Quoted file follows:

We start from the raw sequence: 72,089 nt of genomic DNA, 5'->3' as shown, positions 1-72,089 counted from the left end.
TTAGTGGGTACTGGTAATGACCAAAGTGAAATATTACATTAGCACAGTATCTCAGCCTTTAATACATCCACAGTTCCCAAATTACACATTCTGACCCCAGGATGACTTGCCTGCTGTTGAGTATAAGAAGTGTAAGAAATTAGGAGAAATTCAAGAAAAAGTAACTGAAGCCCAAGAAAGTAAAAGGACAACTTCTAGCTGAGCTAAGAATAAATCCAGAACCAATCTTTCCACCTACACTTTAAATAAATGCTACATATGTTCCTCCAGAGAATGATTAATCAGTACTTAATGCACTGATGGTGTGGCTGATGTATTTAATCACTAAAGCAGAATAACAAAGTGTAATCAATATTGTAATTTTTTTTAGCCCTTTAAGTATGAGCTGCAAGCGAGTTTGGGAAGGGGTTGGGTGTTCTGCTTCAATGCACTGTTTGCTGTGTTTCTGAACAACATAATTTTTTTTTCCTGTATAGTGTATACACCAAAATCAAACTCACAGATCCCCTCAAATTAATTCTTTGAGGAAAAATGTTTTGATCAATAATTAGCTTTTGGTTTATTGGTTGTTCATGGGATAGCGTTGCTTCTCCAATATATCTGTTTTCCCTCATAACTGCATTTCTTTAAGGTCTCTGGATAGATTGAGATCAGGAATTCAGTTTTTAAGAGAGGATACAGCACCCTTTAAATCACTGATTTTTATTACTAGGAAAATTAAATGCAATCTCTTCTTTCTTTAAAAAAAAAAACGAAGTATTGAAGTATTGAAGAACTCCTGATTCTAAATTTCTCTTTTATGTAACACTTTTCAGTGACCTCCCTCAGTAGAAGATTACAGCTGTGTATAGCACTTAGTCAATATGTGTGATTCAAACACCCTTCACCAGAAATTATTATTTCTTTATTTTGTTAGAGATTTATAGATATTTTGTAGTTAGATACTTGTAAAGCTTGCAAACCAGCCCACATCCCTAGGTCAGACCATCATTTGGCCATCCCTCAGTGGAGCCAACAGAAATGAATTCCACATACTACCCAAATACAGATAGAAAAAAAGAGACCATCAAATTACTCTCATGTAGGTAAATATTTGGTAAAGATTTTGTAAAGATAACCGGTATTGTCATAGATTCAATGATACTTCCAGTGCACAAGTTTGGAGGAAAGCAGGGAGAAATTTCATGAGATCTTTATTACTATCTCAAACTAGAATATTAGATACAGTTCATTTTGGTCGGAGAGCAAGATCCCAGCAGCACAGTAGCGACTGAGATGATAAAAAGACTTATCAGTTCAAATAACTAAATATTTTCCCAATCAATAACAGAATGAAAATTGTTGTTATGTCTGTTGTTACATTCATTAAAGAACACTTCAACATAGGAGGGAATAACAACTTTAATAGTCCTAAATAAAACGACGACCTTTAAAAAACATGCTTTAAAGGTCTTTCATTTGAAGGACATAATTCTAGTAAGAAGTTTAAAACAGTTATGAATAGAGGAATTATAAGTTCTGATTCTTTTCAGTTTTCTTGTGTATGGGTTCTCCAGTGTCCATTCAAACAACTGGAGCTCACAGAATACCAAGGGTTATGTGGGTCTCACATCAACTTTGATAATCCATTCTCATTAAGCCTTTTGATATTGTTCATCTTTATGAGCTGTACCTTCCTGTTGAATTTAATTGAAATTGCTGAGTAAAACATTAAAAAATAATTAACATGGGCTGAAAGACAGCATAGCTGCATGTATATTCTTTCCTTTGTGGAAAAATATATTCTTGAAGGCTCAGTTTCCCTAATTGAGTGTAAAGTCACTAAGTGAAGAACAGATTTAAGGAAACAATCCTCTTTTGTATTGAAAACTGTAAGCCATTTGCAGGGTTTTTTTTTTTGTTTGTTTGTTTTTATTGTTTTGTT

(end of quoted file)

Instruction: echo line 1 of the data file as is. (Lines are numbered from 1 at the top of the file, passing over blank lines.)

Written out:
We start from the raw sequence: 72,089 nt of genomic DNA, 5'->3' as shown, positions 1-72,089 counted from the left end.